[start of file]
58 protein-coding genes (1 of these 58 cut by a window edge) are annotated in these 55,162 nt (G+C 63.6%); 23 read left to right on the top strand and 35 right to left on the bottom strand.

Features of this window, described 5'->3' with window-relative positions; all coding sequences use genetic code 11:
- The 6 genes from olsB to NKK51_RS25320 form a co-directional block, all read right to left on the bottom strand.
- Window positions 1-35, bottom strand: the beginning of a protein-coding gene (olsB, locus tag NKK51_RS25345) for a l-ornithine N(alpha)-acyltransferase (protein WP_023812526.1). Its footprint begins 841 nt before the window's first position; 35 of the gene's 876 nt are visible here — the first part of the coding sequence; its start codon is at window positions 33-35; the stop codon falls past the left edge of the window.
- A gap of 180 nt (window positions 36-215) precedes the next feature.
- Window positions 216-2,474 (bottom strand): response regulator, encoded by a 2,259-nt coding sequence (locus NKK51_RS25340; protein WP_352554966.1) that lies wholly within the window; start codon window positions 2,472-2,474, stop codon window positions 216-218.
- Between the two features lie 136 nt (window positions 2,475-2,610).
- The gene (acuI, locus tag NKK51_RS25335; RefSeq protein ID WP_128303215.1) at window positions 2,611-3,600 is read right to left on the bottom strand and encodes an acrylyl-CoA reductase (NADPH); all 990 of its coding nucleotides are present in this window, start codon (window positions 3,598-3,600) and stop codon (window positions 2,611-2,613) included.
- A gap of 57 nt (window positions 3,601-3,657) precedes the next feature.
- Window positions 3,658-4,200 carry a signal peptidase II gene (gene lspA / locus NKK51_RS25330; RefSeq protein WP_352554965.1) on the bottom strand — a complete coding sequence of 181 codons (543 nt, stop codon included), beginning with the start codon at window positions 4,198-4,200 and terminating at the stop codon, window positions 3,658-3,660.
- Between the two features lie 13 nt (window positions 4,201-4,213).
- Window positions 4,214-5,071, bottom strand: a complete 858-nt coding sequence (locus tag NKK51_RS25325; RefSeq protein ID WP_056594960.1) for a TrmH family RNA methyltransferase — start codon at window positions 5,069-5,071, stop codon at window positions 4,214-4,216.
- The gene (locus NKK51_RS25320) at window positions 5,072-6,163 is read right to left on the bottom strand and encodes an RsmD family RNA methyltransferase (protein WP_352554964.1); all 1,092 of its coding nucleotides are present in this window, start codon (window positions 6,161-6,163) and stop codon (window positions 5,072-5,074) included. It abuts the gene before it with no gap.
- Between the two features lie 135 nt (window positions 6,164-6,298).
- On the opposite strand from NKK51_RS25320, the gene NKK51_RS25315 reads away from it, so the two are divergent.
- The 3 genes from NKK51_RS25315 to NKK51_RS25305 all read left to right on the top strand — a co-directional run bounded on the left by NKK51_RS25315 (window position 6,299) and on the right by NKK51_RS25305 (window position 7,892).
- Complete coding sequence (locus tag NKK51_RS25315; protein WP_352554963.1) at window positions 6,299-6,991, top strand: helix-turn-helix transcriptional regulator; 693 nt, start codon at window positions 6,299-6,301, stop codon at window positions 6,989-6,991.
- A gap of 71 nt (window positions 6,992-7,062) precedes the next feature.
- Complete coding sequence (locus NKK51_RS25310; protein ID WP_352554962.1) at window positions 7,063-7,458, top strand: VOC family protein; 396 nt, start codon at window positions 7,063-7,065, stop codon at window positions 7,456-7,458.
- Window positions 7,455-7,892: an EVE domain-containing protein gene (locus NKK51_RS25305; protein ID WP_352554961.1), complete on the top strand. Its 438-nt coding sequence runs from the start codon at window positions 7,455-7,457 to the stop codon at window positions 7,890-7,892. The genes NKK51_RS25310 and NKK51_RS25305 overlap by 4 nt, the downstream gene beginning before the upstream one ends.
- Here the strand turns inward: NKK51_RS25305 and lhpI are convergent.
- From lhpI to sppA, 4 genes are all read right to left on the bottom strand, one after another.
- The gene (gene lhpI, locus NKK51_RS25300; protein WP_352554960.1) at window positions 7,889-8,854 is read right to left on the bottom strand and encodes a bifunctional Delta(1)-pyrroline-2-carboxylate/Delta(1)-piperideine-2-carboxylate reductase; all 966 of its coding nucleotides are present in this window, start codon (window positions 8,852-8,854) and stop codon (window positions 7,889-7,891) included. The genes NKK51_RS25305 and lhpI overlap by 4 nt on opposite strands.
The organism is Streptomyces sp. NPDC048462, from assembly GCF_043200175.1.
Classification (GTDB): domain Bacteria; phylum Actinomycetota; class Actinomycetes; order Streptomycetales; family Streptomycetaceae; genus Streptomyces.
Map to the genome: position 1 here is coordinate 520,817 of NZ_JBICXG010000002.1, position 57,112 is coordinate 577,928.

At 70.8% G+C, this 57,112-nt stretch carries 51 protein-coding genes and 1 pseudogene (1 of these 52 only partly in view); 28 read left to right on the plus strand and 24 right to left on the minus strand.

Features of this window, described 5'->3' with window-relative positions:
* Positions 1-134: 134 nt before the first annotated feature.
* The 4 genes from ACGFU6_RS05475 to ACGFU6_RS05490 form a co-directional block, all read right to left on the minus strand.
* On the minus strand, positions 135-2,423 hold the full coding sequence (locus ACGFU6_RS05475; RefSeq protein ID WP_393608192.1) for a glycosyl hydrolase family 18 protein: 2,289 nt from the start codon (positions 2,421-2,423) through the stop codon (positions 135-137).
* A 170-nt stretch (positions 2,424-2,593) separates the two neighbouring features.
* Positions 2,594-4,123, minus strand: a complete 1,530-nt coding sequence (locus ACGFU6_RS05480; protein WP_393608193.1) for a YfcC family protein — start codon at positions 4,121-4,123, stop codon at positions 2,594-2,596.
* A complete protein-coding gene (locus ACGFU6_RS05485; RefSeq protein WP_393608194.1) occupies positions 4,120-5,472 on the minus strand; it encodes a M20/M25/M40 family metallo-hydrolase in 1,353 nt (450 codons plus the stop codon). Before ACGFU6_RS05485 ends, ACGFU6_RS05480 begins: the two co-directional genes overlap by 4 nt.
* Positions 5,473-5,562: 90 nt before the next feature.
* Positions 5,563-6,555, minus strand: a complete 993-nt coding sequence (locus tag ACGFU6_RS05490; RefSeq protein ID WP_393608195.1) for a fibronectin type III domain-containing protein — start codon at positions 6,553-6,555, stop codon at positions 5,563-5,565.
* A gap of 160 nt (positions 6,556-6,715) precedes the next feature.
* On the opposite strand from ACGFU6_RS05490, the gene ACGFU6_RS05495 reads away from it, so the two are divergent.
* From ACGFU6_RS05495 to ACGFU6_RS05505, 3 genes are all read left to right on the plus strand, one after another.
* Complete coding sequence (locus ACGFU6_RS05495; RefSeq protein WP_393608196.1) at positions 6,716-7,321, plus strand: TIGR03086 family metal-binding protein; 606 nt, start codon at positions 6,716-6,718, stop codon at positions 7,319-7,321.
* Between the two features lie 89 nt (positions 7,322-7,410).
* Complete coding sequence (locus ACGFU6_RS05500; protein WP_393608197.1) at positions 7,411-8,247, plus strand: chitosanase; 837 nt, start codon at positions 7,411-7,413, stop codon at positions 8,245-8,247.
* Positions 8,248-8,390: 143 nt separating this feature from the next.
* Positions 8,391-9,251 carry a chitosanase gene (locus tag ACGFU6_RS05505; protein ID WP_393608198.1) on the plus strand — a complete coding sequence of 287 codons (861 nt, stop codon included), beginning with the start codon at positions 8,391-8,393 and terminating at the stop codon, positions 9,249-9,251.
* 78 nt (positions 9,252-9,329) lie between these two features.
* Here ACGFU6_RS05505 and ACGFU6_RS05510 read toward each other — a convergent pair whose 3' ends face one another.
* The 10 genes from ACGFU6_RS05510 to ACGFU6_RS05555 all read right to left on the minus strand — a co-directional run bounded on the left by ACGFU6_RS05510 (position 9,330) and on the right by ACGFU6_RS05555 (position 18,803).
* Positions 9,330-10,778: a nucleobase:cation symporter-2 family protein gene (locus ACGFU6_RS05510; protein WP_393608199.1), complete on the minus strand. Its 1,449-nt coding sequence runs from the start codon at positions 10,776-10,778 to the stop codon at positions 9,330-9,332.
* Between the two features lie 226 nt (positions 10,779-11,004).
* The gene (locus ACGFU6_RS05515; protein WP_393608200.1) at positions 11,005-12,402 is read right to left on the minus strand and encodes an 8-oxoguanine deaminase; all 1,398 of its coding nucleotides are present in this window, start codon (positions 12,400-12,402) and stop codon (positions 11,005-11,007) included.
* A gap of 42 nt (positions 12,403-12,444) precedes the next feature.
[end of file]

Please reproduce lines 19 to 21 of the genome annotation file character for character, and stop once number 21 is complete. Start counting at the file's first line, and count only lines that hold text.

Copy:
- Complete coding sequence (locus NKK51_RS25310; protein ID WP_352554962.1) at window positions 7,063-7,458, top strand: VOC family protein; 396 nt, start codon at window positions 7,063-7,065, stop codon at window positions 7,456-7,458.
- Window positions 7,455-7,892: an EVE domain-containing protein gene (locus NKK51_RS25305; protein ID WP_352554961.1), complete on the top strand. Its 438-nt coding sequence runs from the start codon at window positions 7,455-7,457 to the stop codon at window positions 7,890-7,892. The genes NKK51_RS25310 and NKK51_RS25305 overlap by 4 nt, the downstream gene beginning before the upstream one ends.
- Here the strand turns inward: NKK51_RS25305 and lhpI are convergent.